I am a recovering sensitive person.
By that I mean, I used to be really sensitive, and I guess I still kinda am, but I also don't want to be.
I don't like taking offense to everything.
I don't like when I get upset about what people say about me.
I want to have a stronger skin.
I do have a strong skin!
It's way stronger than it was a year ago or even a few months ago.
But there is something that keeps sticking with me and irking me, and I don't know why.
I think about it and analyze it and wonder why it bothers me so much.
A few months ago, someone told me that I expect perfection out of people and I wasn't realistic in my expectations.
I wasn't sure what to take from this or how to handle this.
Because I literally don't expect perfection out of people.
I don't even expect it out of myself.
I've written about it before in this blog post Perfection vs. Consistency .
And this one: How to Weekend and Still Feel Amazing Come Monday
And this one: Public Breakup
I freaking called my 2017 Imperfectly Consistent.
And subtitled my eCourse with the same lingo.
So why did it sting so much when this person said that to me, and why does it still sting this much?
I've built my whole social media presence on working hard, being consistent, and achieving goals, and NOT giving up on ourselves because we aren't perfect.
I am still working through why that comment stung me.
I don't think I am perfect.
I don't think anyone is.
I don't think it's possible to be perfect.
When people say things like, "We're only human," it acknowledges that we are going to make mistakes. We're human. That's what we do.
I preach how imperfection is OKAY with my coaching clients.
But I also preach consistency and working hard.
And I model it. I talk the talk and walk the walk.
I work hard.
I am consistent.
I mess up and get back up.
I hate when people use the word perfection to describe things.
There is literally NEVER going to be a day where things are perfect.
Where everything goes exactly how we wanted.
But again, just because we aren't going to be perfect doesn't mean we just give up.
I think sometimes people think that if things aren't perfect, there's no point in doing it. That if they messed up, it means they are a failure and should give up. And I guess that's my point in my social media presence.
I am a walking example of how you can be so freaking imperfect and still get shit done.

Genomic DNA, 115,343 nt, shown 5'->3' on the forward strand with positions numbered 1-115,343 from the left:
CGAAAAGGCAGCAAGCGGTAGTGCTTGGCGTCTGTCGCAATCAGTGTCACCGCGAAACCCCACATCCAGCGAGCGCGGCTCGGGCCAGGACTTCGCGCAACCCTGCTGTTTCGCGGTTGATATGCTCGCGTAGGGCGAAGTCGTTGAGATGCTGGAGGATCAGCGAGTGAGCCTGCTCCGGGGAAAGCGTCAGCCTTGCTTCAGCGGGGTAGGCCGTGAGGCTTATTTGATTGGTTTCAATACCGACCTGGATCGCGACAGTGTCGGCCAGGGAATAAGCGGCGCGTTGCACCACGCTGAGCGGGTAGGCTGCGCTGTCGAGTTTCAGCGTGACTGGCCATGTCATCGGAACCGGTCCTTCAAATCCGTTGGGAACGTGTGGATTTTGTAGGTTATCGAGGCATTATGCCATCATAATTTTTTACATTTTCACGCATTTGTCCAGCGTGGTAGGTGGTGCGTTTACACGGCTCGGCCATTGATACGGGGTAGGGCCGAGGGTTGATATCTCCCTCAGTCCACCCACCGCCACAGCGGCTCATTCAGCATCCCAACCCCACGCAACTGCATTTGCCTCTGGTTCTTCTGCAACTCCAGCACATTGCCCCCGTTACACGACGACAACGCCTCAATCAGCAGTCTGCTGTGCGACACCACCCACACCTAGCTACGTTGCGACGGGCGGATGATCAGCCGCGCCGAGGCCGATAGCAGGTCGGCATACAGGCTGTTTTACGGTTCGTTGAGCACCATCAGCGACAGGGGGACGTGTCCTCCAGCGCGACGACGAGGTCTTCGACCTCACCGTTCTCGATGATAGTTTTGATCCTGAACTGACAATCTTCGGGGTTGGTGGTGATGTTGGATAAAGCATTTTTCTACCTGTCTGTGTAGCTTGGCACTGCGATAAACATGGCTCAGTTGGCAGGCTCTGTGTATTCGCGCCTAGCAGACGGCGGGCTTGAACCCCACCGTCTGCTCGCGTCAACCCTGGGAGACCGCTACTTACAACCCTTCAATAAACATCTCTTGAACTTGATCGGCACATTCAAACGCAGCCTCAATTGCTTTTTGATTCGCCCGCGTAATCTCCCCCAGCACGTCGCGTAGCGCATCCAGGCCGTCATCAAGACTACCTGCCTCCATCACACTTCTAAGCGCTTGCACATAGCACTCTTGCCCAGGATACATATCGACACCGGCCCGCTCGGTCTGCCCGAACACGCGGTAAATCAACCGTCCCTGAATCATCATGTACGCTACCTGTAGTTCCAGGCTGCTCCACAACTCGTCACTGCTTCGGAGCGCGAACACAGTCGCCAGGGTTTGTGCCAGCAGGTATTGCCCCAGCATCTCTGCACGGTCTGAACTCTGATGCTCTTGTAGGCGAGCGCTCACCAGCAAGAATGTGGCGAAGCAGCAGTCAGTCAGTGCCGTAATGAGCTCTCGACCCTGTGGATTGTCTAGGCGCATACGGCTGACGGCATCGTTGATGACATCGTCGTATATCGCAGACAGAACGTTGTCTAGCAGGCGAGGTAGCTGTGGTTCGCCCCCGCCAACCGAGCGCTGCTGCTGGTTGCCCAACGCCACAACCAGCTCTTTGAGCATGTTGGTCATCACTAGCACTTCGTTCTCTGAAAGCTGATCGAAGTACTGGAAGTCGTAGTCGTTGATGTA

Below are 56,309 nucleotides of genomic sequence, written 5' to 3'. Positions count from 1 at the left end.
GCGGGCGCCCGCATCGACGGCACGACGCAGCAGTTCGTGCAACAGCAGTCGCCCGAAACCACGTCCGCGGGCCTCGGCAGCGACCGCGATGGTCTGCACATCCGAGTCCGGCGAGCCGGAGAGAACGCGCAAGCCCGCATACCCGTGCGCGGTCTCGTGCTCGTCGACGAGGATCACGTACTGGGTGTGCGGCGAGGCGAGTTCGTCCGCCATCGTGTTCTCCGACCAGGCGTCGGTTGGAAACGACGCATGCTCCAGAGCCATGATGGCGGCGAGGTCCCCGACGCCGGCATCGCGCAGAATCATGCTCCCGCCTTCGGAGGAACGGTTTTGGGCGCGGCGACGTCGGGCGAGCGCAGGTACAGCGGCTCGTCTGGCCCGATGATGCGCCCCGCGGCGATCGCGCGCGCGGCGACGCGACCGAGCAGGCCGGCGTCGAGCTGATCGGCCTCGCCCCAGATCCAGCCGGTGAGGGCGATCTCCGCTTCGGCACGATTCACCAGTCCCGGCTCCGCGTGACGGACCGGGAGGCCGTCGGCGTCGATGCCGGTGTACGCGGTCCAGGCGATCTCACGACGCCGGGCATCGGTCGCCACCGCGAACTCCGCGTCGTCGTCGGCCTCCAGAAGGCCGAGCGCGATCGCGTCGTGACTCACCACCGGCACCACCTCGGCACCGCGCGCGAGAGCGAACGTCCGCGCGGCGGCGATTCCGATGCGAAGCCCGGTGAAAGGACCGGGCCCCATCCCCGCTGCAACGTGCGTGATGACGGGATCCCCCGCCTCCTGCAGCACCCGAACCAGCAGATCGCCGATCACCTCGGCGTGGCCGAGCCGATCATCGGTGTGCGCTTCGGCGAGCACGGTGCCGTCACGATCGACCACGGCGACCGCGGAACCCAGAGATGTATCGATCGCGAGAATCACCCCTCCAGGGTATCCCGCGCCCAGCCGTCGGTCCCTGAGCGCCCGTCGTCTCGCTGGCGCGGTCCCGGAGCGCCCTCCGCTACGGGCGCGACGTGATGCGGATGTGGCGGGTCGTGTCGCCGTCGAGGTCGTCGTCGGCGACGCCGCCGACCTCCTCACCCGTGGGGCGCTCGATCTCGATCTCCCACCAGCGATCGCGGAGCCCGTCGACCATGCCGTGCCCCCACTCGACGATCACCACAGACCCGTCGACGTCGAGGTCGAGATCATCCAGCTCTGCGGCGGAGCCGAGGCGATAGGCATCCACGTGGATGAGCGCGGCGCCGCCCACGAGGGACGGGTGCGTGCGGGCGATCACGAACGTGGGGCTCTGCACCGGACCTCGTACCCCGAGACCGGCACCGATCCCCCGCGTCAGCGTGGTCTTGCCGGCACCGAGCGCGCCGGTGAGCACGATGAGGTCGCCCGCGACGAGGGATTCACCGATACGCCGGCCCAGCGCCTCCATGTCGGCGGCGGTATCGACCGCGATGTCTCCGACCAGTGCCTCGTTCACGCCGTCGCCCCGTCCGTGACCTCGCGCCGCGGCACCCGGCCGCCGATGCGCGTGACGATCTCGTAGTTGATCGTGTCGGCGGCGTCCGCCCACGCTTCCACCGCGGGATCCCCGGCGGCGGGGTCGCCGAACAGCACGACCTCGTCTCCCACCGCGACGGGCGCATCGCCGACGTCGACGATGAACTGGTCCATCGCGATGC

I mess up ALL THE TIME.
Like all the time.
I just ate half a tub of hummus for lunch. And when I realized what I was doing, I drank a crap ton water and made myself stop eating out of boredom.
I have FAILED running plans a million times.
In 2015, I didn't train for a marathon and still did the marathon.
In 2016, I ate pizza three days in a row before the marathon and really messed up the marathon.
In 2017, I learned from my failures, and I did a heck of a lot better. But I wasn't perfect. Because it doesn't exist. But I was consistent. And I have no regrets about that marathon.
I think a lot of people (old self included) use the times we mess up and aren't perfect as excuses to just not do the work.
It's this scapegoat.
Oh, well, I F-ed up so guess everything is in the garbage and I will eat the other 11 donuts in this box because I already feel like crap.
Or: Oh, well, I know I said I was going to workout 4 times this week, but today is Thursday and I haven't done any, so I will just start on Monday.
I don't tell people to be perfect.
But I do expect and help people learn from their mistakes and get back up and do the things they said they were going to do.
As a coach, I am not being paid by people to patronize people and tell them their excuses are okay. People are literally paying me to help them achieve their goals. That's what I do as a coach.
I help people get from where they are to where they want to be.
You can post things on social media and get free support. Free likes. Free hearts.
But I help women
their lives by helping them realize the excuses they tell themselves that are holding them back.
I help women see the self-sabotage they do on a daily basis that is preventing them from achieving their goals.
I help women create habits and routines they can do for life.
I help women create long-lasting changes.
I help women get to where they want to be.
And no, it's not going to happen through perfect days, but it does happen through routine habits and consistency.
I hate the word perfection.
Change happens with consistency.